Yet this is not the case for all women, some have broken through barriers to reach higher levels of management. In another study that takes the perspective of women in top management teams by interviewing thirty female board members from the United States, United Kingdom, and Ghana, researchers found that women in management positions faced different barriers even after reaching their goals of being in management. In the study, women felt they faced closer scrutiny than their male counterparts and often had to remain friendly even when the males in their position would respond with aggression for fear of criticism. “There is a need for ‘Women to be capable of fitting in with the culture and at times almost be chameleon-like. They need to modify their approach and use their emotional intelligence to deal with different situations and build relationships’”. Women respondents found that only when they are compliant with the unspoken rules of the field, they could gain momentum in their goals of reaching higher levels of management without the consequences of tokenization and stereotypes (Kakabadse, 2015). In spite of these barriers, gender diversity is considered a positive goal for top management teams in order to bring a mix of skills and avoid the homogeneity that having a single-sex board can bring.

While this research only evaluates some of the barriers women can face when attempting to move into upper levels of management for purposes of confirmation they exist, there are various methods which organizations are using today to attempt to neutralize the playing field for women. These methods can be broken down into two groups: non-quota methods and quota methods. While a non-quota method can be considered an effort to increase gender diversity with no hard requirement on results, a quota method involves the requirement of a set number of people allowed to do something.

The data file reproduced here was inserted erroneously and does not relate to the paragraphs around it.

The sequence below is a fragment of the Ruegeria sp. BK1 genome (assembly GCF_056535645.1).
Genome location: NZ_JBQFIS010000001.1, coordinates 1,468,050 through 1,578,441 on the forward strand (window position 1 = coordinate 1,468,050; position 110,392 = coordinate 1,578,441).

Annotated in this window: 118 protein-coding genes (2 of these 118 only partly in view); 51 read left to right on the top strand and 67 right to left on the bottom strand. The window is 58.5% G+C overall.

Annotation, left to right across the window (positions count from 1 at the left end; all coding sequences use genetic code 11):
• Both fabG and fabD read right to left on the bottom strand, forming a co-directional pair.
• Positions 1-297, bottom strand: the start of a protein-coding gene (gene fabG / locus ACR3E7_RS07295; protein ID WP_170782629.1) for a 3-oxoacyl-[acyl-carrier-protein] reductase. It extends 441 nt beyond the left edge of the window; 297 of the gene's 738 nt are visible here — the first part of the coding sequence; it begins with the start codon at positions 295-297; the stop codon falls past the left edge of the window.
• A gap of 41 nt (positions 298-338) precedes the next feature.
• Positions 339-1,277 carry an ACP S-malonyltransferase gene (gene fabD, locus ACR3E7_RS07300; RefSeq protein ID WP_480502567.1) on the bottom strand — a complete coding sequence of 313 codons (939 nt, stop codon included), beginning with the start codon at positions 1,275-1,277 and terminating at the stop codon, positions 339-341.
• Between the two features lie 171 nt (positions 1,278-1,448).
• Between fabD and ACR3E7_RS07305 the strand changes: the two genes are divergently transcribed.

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Non-Quota Diversity Methods

The United States as a society tends to believe in a meritocratic ideal that is based in the ‘American Dream’ and he (or she) who follows that dream, works hard and earns it should receive the rewards of their labor – it is for this reason that the U.S. has not favored the idea of quotas for any minority group in legislature (Gröschl, 2016). Instead, most U.S. organizations have taken it upon themselves to increase diversity through non-quota methods that rely on more self-monitoring within the confines anti-discrimination laws.

As mentioned, women face different barriers depending on the stage of their career, whether they are in the job finding phase, employment phase, or management phase. Because of this, there should perhaps be different non-quota gender diversity methods to cover all of the different phases and barriers women might face. Drawing on Krook and Norris’ study that does just that in the frame of gender diversity in politics, each of those phases are viewed as ‘intervention points’ where gender diversity initiatives can be introduced. The first intervention point (interest in an elected office with suitable qualifications) employ gender diversity methods that include, recruitment, capacity development programs, anti-violence laws, reforms to working conditions and awareness raising campaigns. The second intervention point (candidacy for elected office) rely on gender diversity methods that include, campaign support, women’s sections, party funding regulations, internal party quotas. The third intervention point (elected office) makes use of gender diversity methods that include, funding opportunities, women’s caucuses, training and gender research (Krook, 2014). All of these methods are easily transferable to organizations outside of politics with slight variations and could be studied to evaluate success or failure.